Above: Dining Table Commission - Calgary / Gulf Island Interior and commissioned artwork / Coal Harbour Renovation with Art Installation

In her solo work, Sabina explores contemporary mythology through her personal mode of abstraction. Her complex tableau of organic designs expresses the language of modernism infused with a Pacific Northwest Coast regional character. With her background in relief printmaking and architecture, she has developed a keen understanding of positive and negative space, which are essential elements of Native art; she transforms these into solid and void in her 3-dimensional work.

Above: Console Commission - Brussels, Belgium / Limited Edition Swim Wall panel

Sabina is drawn to the symbolic mythology of the Northwest Coast art tradition, which reflects a shared connection to and a spiritual reverence for the natural world, depicted through animal motifs such as the whale, salmon, eagle, raven, wolf and frog. She has an appreciation for these designs, as well as the traditional objects in Native art with their emblematic and decorative features. Sabina integrates these organic forms into a rectilinear architectural framework, creating a fusion between these design elements in her multi-media artworks. Sabina’s signature style translates the visual language of the Northwest Coast art tradition into the laser-cut clarity of museum quality contemporary art, furniture and textiles.

Above: Private Commission - Vancouver / Limited Edition Eagle Wall Panel / Ovoid Coffee Table - Salmon trout's head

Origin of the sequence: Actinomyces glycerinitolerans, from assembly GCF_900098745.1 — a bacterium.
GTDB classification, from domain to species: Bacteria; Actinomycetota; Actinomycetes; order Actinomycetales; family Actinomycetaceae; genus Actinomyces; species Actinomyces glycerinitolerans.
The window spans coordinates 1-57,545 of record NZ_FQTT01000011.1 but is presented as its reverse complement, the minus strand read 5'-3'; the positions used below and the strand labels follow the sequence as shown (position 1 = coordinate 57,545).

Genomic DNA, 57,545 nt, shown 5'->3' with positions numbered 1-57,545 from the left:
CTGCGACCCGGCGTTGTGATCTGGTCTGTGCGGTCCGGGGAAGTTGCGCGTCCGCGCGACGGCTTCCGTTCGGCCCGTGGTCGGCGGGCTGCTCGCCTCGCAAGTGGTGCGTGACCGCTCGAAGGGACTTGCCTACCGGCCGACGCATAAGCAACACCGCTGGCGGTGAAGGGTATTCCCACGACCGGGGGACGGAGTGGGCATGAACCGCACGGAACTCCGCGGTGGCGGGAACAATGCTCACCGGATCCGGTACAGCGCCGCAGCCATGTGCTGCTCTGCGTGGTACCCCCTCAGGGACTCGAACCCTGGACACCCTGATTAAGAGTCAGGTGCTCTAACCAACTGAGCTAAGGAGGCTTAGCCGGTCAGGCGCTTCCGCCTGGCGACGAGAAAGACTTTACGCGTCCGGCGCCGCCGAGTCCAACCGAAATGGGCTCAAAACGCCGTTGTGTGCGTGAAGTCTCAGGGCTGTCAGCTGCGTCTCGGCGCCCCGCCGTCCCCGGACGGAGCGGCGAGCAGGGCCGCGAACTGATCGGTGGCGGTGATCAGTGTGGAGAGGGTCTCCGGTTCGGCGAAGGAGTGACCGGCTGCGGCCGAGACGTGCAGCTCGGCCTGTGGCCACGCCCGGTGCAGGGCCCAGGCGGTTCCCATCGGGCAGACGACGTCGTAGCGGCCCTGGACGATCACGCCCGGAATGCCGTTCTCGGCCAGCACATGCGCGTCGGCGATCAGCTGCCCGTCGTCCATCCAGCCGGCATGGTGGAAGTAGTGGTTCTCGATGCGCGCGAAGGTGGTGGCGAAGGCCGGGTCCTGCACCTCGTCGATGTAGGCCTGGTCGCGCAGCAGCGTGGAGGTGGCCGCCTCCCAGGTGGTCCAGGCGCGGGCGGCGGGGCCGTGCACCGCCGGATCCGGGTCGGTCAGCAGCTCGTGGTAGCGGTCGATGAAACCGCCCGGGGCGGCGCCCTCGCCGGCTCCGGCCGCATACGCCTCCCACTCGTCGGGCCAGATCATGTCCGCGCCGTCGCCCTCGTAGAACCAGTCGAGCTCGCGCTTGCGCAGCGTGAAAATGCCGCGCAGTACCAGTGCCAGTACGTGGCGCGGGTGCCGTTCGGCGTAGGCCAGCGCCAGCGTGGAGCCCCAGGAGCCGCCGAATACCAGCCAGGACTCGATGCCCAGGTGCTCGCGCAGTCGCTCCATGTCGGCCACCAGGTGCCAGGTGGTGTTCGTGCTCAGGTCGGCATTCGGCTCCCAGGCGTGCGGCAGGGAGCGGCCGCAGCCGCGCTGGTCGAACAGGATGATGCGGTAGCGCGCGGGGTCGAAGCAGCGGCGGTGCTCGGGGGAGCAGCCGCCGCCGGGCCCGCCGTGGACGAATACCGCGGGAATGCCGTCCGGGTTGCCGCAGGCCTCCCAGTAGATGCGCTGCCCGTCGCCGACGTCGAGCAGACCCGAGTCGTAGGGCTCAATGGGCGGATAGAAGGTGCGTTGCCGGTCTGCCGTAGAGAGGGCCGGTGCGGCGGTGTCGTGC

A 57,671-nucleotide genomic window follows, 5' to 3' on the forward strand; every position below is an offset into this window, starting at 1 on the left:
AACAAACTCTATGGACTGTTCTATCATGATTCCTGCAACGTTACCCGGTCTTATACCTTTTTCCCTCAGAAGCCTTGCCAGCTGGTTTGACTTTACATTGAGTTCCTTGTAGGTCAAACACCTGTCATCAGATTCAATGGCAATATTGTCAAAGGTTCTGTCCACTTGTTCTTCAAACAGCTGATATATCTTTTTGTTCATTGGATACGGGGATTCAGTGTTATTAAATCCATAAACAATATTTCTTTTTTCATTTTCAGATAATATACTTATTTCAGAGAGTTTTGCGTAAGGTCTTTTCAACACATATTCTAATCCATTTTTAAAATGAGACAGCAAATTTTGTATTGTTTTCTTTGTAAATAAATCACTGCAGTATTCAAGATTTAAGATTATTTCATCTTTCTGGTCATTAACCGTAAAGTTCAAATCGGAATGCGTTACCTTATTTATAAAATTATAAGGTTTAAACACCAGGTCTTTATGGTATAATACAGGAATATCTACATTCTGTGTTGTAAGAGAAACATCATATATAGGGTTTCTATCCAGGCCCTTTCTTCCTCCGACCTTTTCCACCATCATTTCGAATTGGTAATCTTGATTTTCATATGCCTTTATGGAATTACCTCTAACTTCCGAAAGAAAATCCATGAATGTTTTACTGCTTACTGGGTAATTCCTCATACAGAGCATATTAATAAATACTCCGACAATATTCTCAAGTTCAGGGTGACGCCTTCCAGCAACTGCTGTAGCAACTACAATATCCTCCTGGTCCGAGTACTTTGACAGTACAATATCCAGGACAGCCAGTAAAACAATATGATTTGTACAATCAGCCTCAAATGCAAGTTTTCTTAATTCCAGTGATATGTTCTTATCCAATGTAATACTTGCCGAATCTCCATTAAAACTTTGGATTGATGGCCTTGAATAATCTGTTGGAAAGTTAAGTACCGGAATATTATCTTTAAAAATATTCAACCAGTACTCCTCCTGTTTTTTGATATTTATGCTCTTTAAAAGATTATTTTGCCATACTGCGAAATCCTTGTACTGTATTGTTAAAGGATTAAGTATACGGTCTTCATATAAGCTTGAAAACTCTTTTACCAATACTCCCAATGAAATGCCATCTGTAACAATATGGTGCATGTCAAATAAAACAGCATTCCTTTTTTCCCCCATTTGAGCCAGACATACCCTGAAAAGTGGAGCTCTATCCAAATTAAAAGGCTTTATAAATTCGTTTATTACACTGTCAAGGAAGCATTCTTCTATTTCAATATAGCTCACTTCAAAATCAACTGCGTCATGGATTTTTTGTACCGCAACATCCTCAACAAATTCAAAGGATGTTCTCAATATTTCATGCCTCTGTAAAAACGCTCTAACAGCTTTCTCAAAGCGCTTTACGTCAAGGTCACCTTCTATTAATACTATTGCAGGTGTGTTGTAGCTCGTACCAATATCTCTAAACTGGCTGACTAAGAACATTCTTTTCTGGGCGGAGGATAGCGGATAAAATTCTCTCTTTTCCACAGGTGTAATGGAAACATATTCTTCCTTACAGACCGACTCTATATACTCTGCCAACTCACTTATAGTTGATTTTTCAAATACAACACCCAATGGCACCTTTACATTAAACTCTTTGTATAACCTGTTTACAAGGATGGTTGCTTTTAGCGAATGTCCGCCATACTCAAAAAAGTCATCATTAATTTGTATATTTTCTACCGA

Her work is recognized nationally and internationally. It is in the permanent collection of the Royal Ontario Museum, Toronto, Canada, and it has been commissioned by the Government of Canada for diplomatic premises abroad including Canada House High Commission in London, England, the Canadian Joint Delegation to NATO in Brussels, Belgium, the new Canadian consulate in Guangzhou, China, and the Official Residences in Berlin, Germany, and Barbados.

Above: Limited Edition Prow coffee table / Canada House Sign-in Table Commission, Gordon Campbell and Prince Harry - London, England

Sabina is currently working on artwork and installations for her recently completed home gallery and studio which she designed. Located on waterfront property in Pender Harbour on the BC Sunshine Coast, this highly unique live-work space includes a well-appointed private guest suite, offering collectors and appreciators of art, design and nature, a truly immersive experience to live with her art, observe her creative process, or collaborate on commissioned pieces.

Above: Coal Harbour Interior / Sign-in Table and Area Rug Commission - Berlin, Germany

Photo credits: John Watson, Barry Calhoun, Jamie Griffiths, Emma Peter